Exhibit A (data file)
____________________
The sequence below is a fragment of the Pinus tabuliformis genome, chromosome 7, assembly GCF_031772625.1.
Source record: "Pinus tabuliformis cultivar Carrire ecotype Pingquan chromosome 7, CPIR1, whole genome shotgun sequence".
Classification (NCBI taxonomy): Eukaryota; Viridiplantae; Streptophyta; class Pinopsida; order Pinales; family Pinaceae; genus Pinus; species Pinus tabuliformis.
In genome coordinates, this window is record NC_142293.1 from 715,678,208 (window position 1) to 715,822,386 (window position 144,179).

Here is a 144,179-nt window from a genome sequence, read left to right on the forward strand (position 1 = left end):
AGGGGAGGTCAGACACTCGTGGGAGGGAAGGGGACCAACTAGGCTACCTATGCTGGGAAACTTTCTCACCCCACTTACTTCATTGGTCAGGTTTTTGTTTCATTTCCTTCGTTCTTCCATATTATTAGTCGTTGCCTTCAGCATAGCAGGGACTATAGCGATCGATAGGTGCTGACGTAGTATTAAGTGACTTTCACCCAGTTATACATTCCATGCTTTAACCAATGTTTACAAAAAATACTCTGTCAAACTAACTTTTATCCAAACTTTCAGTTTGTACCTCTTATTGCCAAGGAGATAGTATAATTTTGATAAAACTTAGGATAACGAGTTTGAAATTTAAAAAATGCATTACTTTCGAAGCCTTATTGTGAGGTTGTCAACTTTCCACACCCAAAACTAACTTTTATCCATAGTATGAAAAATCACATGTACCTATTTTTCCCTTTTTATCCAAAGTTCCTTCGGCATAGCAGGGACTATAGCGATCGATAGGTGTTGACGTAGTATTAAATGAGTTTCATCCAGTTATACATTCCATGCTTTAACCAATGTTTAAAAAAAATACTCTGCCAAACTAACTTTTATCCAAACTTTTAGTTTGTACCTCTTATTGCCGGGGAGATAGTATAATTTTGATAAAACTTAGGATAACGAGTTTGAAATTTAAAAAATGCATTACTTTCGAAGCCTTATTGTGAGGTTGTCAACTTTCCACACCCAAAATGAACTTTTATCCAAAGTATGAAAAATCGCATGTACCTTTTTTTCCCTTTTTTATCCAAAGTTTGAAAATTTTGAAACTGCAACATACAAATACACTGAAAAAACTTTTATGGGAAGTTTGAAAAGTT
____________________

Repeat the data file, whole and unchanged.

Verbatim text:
The sequence below is a fragment of the Pinus tabuliformis genome, chromosome 7, assembly GCF_031772625.1.
Source record: "Pinus tabuliformis cultivar Carrire ecotype Pingquan chromosome 7, CPIR1, whole genome shotgun sequence".
Classification (NCBI taxonomy): Eukaryota; Viridiplantae; Streptophyta; class Pinopsida; order Pinales; family Pinaceae; genus Pinus; species Pinus tabuliformis.
In genome coordinates, this window is record NC_142293.1 from 715,678,208 (window position 1) to 715,822,386 (window position 144,179).

Here is a 144,179-nt window from a genome sequence, read left to right on the forward strand (position 1 = left end):
AGGGGAGGTCAGACACTCGTGGGAGGGAAGGGGACCAACTAGGCTACCTATGCTGGGAAACTTTCTCACCCCACTTACTTCATTGGTCAGGTTTTTGTTTCATTTCCTTCGTTCTTCCATATTATTAGTCGTTGCCTTCAGCATAGCAGGGACTATAGCGATCGATAGGTGCTGACGTAGTATTAAGTGACTTTCACCCAGTTATACATTCCATGCTTTAACCAATGTTTACAAAAAATACTCTGTCAAACTAACTTTTATCCAAACTTTCAGTTTGTACCTCTTATTGCCAAGGAGATAGTATAATTTTGATAAAACTTAGGATAACGAGTTTGAAATTTAAAAAATGCATTACTTTCGAAGCCTTATTGTGAGGTTGTCAACTTTCCACACCCAAAACTAACTTTTATCCATAGTATGAAAAATCACATGTACCTATTTTTCCCTTTTTATCCAAAGTTCCTTCGGCATAGCAGGGACTATAGCGATCGATAGGTGTTGACGTAGTATTAAATGAGTTTCATCCAGTTATACATTCCATGCTTTAACCAATGTTTAAAAAAAATACTCTGCCAAACTAACTTTTATCCAAACTTTTAGTTTGTACCTCTTATTGCCGGGGAGATAGTATAATTTTGATAAAACTTAGGATAACGAGTTTGAAATTTAAAAAATGCATTACTTTCGAAGCCTTATTGTGAGGTTGTCAACTTTCCACACCCAAAATGAACTTTTATCCAAAGTATGAAAAATCGCATGTACCTTTTTTTCCCTTTTTTATCCAAAGTTTGAAAATTTTGAAACTGCAACATACAAATACACTGAAAAAACTTTTATGGGAAGTTTGAAAAGTT